What We Do

      In South Carolina, there are five different grounds for getting a divorce: adultery, physical cruelty or physical abuse, habitual drunkenness or habitual use of drugs, desertion for more than one year, separation for a period of one year without cohabitation (sometimes referred to as a “no fault’ divorce). If you cannot prove any of the above-listed divorce grounds you may still seek a legal separation under a Decree of Separate Maintenance in South Carolina. The following are some of the common issues that arise in a South Carolina divorce action:

  • Property Division

No matter how much property you and your spouse own, the process of dividing assets in a divorce is often complex and difficult. The Court considers many factors in determining how to allocate marital property and debts. We have the experience and understanding to advise you about how and under what circumstances you may be entitled to marital property in a divorce action.

  • Child Support

When a child lives primarily with one parent, the South Carolina Family Court uses established guidelines for determining the support obligation for the other, non-custodial parent. Under some circumstances, the court may deviate from the child support guidelines. Whether you are the custodial or non-custodial parent, we can advise you about your rights in a child support action and can help present the appropriate information to the court for a fair determination.  

  • Spousal Support

Spousal Support is intended to assist spouses in maintaining their lifestyles and address any hardships that may have been endured during the relationship. The Rankin Law Firm can assess your entitlement to spousal support and work hard to make sure the court makes a fair determination.

  • Separate Support & Maintenance

If you seek legal separation, the steps will be similar to a divorce. However, the grounds for legal separation are not as strict and the judges do not require as much proof. Under a Separate Support & Maintenance decree you remain married, but the following become legally defined: child support, alimony, child custody, property (house, car, furnishings, saving accounts, and other assets), visitation, restraining orders.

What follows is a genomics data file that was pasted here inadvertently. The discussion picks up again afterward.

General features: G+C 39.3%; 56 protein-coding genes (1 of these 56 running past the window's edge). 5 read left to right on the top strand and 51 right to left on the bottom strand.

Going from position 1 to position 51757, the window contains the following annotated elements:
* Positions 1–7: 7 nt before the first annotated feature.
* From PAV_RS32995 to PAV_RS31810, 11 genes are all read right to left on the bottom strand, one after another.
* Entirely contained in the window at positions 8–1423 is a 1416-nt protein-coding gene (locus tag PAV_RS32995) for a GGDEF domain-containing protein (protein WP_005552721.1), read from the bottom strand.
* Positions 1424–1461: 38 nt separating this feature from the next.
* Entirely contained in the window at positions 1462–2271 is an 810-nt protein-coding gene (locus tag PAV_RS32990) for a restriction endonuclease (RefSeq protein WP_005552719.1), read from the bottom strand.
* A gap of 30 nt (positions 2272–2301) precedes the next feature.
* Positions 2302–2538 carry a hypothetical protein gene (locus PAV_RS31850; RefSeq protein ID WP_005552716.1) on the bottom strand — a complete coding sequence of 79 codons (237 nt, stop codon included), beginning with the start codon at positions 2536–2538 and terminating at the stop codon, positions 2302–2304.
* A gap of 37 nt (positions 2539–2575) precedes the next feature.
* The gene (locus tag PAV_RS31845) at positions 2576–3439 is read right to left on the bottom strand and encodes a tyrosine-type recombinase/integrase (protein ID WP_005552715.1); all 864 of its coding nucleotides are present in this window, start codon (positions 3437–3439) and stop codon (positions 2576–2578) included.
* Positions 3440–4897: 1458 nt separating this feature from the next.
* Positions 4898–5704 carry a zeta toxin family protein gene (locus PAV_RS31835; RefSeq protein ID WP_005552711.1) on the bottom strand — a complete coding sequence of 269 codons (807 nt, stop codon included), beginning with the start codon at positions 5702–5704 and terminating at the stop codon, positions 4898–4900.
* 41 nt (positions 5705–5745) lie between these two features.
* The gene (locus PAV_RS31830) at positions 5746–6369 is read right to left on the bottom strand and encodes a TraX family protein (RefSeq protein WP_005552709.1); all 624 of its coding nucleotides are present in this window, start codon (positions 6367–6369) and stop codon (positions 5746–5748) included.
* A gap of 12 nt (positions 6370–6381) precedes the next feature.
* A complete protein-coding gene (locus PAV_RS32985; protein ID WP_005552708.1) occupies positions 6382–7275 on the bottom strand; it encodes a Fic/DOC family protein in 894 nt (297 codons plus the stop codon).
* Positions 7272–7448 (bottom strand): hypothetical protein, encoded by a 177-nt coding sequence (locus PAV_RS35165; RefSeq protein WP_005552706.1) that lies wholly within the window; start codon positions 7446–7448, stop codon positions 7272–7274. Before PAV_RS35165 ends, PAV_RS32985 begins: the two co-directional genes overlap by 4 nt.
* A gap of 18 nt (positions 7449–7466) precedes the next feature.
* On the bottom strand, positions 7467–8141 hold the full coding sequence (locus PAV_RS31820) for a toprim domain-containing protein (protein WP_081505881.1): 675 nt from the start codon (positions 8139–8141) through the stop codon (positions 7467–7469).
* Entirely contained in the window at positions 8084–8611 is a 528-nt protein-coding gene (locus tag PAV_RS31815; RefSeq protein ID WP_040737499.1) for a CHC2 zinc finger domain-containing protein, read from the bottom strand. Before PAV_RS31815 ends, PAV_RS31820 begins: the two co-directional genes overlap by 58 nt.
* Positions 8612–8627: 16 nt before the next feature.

• Child Custody and Visitation

Child Custody and Access involves a parent’s ability to spend time with their children and control the decisions made regarding their child’s care. In South Carolina there are two basic types of legal custody, sole custody and joint custody. In making the custody determination, the judge will consider the “best interests” of the child. Here are some of the factors the court will look to: the relative fitness of each parent, who is the primary caretaker of the child, education and parenting skills of each parent, each parent’s conduct (immoral or legal), resources and attributes of each parent). No one factor by itself will determine the custody of a child. The judge with the assistance of a court-appointed Guardian ad litem, will consider all the facts and circumstances surrounding the case and make a determination. In this process, whether it’s through negotiation or the court system, I can help you to find a solution that’s in the best interests of your children and you.